“If you choose not to do this, that’s okay! This would be a very BIG yes for a very BIG building. You have a heart of gold and … maybe you could come and see me? Miss Kate, you can do whatever you want. ”
The request came just when one of Moody’s dance teachers was diagnosed with leukemia for her 2-year-old son.
“Cancer in children has been a top priority lately,” says Moody. Then Hollyn sent me the most beautiful, inspiring and encouraging email. There was no way I could say no. ”
“I am totally afraid of heights! I climbed on a cruise ship with my two young sons in 2019 and could barely get down without panicking.
“That said, I like to do things that scare me because I feel that you really grow. So I just bought a climbing pass and my boys are going to teach me to ‘trust the rope’. ”
And immediately apparent is the kind of spirit that inspires Peterson.
Thus, the two strive to abseil through the building at the same time, further strengthening their bond of mutual respect and admiration.
“After everything she’s been through, she always has a positive outlook on life,” Moody says of her former student. ‘I don’t think I’ve ever seen her not smiling and positive. I’m sure she has her days, as we all do, but she just has a great look. ”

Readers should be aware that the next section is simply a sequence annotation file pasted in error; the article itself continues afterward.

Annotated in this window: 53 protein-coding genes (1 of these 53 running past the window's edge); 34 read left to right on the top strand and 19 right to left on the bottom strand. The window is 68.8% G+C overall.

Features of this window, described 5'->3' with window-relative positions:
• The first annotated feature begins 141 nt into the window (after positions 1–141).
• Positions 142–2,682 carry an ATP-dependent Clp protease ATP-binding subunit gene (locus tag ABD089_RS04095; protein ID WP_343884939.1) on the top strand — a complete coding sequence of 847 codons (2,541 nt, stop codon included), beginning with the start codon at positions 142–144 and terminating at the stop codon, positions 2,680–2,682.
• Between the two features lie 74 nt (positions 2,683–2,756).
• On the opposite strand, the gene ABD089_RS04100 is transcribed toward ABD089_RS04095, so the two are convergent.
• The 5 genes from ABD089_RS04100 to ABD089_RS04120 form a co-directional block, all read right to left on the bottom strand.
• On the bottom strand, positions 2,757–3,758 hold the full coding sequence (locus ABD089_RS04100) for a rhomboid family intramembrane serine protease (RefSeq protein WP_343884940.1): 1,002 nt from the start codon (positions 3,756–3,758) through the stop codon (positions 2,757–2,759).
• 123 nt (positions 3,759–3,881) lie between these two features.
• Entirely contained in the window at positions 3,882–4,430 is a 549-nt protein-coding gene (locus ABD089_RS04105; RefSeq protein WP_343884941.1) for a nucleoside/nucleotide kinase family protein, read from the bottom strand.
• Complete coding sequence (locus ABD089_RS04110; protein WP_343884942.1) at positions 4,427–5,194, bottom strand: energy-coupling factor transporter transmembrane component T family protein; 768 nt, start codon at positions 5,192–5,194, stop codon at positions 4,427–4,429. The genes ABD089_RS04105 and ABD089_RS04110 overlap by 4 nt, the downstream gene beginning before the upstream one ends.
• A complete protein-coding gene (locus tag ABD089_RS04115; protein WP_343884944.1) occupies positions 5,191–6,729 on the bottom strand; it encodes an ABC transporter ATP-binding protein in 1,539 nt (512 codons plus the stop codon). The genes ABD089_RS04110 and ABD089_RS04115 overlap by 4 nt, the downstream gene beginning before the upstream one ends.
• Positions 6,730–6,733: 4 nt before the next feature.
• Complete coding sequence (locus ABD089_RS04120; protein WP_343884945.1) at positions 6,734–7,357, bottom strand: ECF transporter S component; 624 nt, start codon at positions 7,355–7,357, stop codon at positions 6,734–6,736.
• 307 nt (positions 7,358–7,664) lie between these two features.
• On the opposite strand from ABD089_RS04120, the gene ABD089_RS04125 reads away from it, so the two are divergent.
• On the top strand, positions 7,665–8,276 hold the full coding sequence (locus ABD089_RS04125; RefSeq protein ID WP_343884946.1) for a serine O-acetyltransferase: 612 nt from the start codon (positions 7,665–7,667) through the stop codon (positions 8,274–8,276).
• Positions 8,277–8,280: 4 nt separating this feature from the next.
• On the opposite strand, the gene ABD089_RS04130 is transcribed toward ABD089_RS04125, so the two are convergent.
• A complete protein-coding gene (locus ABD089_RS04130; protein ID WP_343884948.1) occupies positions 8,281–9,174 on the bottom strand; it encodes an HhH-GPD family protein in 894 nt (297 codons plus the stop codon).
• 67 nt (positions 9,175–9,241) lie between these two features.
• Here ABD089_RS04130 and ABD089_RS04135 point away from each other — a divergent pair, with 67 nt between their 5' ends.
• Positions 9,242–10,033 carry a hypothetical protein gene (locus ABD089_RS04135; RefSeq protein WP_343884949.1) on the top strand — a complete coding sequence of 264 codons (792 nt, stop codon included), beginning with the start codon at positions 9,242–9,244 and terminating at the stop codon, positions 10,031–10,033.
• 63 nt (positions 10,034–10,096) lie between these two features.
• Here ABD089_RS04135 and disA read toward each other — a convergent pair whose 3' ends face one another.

While Miss Kate has been a rock to Hollyn Peterson all these years, it’s the minutes they’ve taken the reins together, Peterson’s turn to be her mentor’s solid rock, even though she’s a little, ahem, edgy about herself.
“I’ve never descended through a building before, but I love to challenge myself and try new things,” says Peterson. “I was intimidated by starting to dance and study, but I said yes to those challenges and I am so grateful that I did. I love roller coasters so I hope the height won’t be as scary as it sounds, even if it is I know I’m doing this for the kids!
“Miss Kate is afraid of heights so this really shows the love and compassion she has.”
Sign up here to go Over the Edge for the MACC fund.